The saliency of the Tunisian revolution is due to its highly complex nature, not merely that it has been the catalyst for other Arab uprisings. Mūldī al-Aḥmar (Mouldi Lahmar) sees its saliency stemming from it bringing down of an authoritarian regime that stifled liberties and disregarded rights and morals in the political context, as well as addressing the needs of “the dramatic historical articulation that took place between the social, cultural, political, moral and legal content of the demands of the protesters, and the changes which the Tunisian society witnessed at the level of rebuilding individual identities” (Aḥmar 2014). The debate on equal inheritance was re-opened in Tunisia on the 13th of August 2018, when the president Beji Caid Sebsi (al-Bājī Qāʾid al-Sibsī, d. 2019) declared his support for an equal inheritance law, in contrast to mainstream fiqh inheritance, which was summarized as males taking twice the inheritance of females when their parents pass away (Reuters 2018). This article examines the modes of reasoning used by proponents and opponents of the new law project through examining forty-one media statements offered by various Tunisian politicians, academics, and media figures since August 2018. Three research questions are the main concern of this article: What are the types of arguments raised to both support and oppose equal inheritance? How was religion navigated through public reason? Does the debate exhibit the persistence of identity politics and polarization between different elite formations in Tunisia or does it move towards a more peaceful and rational debate?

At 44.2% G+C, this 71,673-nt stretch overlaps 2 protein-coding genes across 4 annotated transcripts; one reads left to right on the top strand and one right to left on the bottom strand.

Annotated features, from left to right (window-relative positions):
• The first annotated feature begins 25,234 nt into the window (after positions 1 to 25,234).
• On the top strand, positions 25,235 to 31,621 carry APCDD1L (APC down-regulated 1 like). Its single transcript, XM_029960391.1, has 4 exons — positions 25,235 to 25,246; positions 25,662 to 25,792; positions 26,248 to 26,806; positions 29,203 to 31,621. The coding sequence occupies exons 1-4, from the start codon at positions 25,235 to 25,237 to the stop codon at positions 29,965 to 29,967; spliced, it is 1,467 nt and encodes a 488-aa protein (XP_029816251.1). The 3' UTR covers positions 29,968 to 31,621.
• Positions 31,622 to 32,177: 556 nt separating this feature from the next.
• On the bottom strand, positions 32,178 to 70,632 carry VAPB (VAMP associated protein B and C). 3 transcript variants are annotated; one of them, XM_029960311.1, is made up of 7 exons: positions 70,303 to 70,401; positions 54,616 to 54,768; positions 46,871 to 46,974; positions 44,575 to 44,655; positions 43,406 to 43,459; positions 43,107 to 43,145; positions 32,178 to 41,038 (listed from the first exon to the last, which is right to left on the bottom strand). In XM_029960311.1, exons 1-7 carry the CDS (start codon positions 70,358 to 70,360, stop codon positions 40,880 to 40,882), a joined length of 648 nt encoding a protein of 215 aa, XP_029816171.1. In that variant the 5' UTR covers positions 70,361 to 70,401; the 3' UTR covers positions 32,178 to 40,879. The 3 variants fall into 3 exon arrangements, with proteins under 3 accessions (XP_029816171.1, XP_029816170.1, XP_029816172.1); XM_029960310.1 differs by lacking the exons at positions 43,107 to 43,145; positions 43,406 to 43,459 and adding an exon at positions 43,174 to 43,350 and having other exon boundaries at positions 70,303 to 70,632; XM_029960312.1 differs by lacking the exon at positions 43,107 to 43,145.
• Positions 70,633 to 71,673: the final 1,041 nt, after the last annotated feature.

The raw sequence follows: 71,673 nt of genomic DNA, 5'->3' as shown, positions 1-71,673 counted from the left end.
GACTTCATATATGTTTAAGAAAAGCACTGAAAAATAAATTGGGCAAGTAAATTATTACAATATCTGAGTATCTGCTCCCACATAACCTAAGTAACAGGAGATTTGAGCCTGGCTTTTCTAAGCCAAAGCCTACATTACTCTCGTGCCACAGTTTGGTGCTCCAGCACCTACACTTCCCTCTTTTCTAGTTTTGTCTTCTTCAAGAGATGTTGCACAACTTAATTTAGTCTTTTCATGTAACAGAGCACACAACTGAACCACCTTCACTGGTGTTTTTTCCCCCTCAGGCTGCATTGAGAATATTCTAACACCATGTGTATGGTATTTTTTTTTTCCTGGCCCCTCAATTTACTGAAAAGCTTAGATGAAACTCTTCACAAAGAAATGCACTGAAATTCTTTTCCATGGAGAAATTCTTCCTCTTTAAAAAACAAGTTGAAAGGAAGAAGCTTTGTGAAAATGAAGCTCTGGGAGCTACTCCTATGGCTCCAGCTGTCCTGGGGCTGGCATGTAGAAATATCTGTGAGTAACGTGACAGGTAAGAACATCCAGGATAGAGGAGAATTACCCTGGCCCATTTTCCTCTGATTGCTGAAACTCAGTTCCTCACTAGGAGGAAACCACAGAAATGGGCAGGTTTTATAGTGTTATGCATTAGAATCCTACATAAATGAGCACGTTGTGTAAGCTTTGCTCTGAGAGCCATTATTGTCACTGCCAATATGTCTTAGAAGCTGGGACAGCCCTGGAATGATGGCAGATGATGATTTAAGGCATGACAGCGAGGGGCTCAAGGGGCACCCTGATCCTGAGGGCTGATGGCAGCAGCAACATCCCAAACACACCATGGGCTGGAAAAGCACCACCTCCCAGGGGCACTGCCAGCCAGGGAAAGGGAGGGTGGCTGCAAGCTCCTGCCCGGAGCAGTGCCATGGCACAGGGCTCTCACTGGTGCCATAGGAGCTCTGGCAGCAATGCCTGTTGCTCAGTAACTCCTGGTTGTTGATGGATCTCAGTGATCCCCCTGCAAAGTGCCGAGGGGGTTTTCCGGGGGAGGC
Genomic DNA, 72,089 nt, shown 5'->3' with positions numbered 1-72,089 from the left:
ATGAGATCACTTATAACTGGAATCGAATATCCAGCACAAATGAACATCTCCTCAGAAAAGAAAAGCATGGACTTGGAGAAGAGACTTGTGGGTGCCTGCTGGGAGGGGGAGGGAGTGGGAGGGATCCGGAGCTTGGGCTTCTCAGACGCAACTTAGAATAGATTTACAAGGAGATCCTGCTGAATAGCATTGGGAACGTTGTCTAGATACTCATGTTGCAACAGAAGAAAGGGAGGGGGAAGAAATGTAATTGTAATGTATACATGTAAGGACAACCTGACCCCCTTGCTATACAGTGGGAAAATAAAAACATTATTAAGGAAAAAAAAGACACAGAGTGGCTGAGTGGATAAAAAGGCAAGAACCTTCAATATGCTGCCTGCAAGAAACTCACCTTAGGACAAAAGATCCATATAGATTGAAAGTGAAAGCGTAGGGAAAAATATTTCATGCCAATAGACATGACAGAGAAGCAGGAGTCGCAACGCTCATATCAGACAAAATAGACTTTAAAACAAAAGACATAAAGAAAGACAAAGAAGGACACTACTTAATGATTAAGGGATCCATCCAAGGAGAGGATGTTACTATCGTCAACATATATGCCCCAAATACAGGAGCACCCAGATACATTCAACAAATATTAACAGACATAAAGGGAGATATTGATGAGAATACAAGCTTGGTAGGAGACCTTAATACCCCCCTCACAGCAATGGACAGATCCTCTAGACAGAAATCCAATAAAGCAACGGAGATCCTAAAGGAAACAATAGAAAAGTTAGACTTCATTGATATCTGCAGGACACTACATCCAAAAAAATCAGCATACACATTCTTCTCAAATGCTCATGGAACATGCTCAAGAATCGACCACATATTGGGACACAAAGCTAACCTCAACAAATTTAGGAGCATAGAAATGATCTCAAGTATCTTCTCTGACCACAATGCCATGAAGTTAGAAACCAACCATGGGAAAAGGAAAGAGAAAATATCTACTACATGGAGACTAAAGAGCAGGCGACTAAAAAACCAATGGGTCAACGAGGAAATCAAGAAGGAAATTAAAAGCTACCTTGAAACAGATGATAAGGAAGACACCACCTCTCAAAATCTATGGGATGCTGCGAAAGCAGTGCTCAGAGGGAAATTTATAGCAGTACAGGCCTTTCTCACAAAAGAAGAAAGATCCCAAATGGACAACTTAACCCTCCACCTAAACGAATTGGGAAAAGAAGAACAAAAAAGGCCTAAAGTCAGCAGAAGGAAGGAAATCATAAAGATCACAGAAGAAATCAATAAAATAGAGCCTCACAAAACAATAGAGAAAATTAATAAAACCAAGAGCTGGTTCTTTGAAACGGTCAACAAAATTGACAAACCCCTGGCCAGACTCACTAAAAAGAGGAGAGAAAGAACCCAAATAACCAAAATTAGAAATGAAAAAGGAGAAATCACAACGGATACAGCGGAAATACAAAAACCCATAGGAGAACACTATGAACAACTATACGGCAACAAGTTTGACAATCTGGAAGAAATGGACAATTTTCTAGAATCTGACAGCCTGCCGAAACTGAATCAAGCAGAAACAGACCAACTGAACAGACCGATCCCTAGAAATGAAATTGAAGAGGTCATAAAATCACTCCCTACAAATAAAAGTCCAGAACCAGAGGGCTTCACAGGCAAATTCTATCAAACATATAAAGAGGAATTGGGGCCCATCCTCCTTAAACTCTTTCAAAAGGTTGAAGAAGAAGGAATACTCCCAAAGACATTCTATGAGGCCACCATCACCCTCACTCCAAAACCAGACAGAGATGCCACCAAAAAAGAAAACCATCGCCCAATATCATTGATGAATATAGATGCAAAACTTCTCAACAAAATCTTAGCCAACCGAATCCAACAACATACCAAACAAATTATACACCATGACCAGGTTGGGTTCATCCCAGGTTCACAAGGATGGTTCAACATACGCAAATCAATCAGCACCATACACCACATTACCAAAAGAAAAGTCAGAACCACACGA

This article challenges many clichés, opposing the religious to the secular, and checks whether those binaries hold in the Tunisian context. We use Maeve Cooke’s (2005) conception of authoritarian versus non-authoritarian practical reasoning as she construes “context” and “history” being what fundamentally distinguishes authoritarian claims from non-authoritarian claims. This is instrumental to the framing of our mapping and qualification of the public debate on the gender equality.

2 Historical Framework: Liberties and Gender in Tunisia

The statement of President Beji Caid Essebsi on the 13th of August, in support of gender equality in general, and equality in inheritance in particular came as a result of a historical pattern towards gender equality in Tunisia since the 1800s. The Tunisian state, different from other states in the Maghrib, had a stronger, more binding social contract between the cities (as opposed to kinship based tribal organizations), and began deep reforms in the realm of state institutions, as well as educational institutions in the 1870s, leading to Sharīʿa and human sciences being taught hand in hand in the Zaytūna and other state educational institutes (Charrad 2001). This laid the grounds for the reforms brought about by the Tunisian elite at the hand of modern Tunisia’s founding father, Habib Bourguiba (al-Ḥabīb Būrqība).